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Kiereini cleared for boardroom return

Thursday August 22 2013

Mr Kiereini: He argued that CMA’s barring him from sitting on listed companies’ boards would be a violation of his rights. Photo/File

Jeremiah Kiereini. Photo/File Nation Media Group

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Former CMC Holdings chairman Jeremiah Kiereini, who had been blacklisted from holding any post in listed companies, is set to make a boardroom return after a judge reversed the ban.

In a judgement that could offer a new lease of life to six other former CMC Holdings directors blacklisted with Mr Kiereini last year, Justice David Majanja yesterday held that the Capital Markets Authority (CMA) denied him his right to a fair hearing.

“The consequence of my findings is that the decision of the CMA taking enforcement action against the petitioner (Mr Kiereini) must be set aside,” the judge ruled, invalidating the action that was taken on August 3, 2012.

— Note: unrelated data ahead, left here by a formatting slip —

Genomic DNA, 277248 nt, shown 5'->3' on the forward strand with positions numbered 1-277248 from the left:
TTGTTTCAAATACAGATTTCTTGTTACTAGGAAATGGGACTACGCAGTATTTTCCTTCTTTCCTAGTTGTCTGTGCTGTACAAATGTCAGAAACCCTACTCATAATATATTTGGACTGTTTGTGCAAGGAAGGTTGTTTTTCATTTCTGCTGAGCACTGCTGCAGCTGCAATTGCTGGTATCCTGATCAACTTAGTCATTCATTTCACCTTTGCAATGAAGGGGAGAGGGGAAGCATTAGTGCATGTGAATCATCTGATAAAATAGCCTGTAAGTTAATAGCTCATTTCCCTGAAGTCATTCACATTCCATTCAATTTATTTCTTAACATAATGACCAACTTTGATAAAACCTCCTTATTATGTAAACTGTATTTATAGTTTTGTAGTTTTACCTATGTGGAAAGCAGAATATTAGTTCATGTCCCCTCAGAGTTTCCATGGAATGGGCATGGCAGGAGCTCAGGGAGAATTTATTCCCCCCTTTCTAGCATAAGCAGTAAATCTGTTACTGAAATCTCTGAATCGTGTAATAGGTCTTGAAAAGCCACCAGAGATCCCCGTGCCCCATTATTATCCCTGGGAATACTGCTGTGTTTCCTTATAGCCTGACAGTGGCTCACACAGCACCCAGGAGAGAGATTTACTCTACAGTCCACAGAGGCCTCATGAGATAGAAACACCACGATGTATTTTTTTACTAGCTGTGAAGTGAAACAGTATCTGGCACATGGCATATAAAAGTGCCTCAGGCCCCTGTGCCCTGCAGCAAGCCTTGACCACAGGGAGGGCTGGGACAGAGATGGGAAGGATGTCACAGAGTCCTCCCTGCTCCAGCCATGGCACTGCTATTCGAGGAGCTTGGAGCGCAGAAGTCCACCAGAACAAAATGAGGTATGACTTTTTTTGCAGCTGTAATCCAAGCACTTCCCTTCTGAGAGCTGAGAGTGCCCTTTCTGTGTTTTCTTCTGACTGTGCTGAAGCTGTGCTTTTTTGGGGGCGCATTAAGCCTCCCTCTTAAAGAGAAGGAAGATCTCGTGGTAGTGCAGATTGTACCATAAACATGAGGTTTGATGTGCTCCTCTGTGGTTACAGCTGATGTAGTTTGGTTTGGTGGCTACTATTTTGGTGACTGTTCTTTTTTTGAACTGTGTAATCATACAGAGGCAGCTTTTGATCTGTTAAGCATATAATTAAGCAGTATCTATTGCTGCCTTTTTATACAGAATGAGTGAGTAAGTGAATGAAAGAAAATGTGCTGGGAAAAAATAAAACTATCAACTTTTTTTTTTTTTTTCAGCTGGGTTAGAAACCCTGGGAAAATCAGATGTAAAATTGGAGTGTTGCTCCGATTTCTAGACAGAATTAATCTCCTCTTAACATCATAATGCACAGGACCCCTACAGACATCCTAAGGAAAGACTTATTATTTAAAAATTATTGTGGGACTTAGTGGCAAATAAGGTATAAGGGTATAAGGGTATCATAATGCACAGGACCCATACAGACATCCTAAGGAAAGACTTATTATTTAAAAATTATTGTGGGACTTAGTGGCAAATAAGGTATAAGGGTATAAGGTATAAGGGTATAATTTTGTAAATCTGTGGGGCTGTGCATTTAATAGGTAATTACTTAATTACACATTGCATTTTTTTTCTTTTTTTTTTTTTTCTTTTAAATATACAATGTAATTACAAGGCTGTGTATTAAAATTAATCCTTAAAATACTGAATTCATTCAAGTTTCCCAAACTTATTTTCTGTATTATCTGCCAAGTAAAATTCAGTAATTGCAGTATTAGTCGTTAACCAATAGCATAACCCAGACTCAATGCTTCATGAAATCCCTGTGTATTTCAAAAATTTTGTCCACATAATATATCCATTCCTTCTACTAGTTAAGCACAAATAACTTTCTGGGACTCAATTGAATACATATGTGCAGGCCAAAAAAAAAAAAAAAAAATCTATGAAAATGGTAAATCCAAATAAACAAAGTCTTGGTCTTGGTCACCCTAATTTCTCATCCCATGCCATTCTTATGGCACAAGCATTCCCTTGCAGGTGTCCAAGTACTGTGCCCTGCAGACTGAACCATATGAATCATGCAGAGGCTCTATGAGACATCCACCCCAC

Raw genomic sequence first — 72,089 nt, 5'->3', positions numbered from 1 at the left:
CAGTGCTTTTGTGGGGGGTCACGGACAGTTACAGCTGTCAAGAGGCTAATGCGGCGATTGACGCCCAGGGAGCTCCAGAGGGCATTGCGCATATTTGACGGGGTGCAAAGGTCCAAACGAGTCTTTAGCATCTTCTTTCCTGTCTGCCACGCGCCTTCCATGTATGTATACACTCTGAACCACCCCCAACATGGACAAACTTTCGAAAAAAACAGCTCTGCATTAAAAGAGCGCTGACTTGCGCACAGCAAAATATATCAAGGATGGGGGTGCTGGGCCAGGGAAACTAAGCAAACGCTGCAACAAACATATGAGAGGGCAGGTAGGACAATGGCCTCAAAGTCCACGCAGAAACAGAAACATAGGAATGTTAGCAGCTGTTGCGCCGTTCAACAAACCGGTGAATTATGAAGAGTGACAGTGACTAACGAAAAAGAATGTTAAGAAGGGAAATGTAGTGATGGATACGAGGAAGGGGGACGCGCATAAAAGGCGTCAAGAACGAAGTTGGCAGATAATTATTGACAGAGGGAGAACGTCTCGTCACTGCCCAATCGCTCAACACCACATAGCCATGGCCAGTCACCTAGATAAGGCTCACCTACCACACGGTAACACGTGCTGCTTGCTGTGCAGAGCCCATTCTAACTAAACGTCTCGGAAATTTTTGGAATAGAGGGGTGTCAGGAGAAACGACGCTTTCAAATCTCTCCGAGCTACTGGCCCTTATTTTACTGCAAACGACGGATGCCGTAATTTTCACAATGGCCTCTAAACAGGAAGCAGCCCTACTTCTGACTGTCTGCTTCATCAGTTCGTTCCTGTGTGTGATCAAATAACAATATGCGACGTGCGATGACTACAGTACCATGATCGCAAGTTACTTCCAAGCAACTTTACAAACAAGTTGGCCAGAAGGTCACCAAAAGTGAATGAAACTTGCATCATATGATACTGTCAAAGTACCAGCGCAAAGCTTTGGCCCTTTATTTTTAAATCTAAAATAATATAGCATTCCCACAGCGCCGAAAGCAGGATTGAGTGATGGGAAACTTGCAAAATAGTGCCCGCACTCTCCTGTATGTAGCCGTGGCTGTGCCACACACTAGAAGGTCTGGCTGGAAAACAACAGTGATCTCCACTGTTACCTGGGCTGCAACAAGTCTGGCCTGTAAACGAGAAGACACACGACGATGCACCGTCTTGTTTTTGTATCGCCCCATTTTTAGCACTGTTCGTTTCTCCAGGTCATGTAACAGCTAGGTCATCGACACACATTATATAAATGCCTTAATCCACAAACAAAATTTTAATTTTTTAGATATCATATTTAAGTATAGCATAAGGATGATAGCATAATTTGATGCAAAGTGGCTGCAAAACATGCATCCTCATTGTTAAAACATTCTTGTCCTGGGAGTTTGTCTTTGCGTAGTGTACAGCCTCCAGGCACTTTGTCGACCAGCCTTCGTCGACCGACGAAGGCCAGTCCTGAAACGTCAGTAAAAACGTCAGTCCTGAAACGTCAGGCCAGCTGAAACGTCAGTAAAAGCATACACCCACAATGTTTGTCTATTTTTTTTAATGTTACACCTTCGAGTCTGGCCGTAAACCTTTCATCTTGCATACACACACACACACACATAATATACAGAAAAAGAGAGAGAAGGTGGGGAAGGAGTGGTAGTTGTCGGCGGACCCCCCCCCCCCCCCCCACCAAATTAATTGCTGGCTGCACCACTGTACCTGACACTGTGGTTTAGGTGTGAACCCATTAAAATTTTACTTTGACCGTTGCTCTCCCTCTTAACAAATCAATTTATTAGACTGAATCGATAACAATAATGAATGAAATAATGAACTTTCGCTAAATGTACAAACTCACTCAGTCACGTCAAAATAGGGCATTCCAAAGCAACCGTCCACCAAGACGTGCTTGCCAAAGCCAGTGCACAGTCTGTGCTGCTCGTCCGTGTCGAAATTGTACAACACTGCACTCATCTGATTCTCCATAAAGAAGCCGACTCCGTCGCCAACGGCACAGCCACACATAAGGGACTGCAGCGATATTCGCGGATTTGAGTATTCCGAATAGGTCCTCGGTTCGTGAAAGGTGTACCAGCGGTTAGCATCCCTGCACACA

The capital markets regulator, in a media statement on that date, announced that it had disqualified the CMC Holdings directors from appointment as a director of any listed company.

Apart from Mr Kiereini, others affected were former Attorney-General Charles Njonjo, former CMC Holdings chief executive officer Martin Forster, the company’s largest shareholder Peter Muthoka, Ashok Shah, Richard Kemoli and Andrew Hamilton.

The CMA also announced it would pursue the blacklisted directors to ensure they refund up to threefold the amounts they were accused of stealing from the company.


The action followed recommendations of a committee the company appointed to analyse an audit report prepared by South African firm Webber Wentzel. The report made allegations against the affected directors.

Mr Kiereini, a former permanent secretary in the Office of the President and head of the civil service and secretary to the Cabinet, filed a constitutional petition at the High Court, saying the action violated his rights and fundamental freedoms.

The court ruled that the board should have notified Kiereini of the charges against him and give him an opportunity to respond.

Although the CMA’s committee invited him to appear before it but he waived that right, the judge said the committee’s role was to make recommendations to the board and only the board could take action after according him a hearing.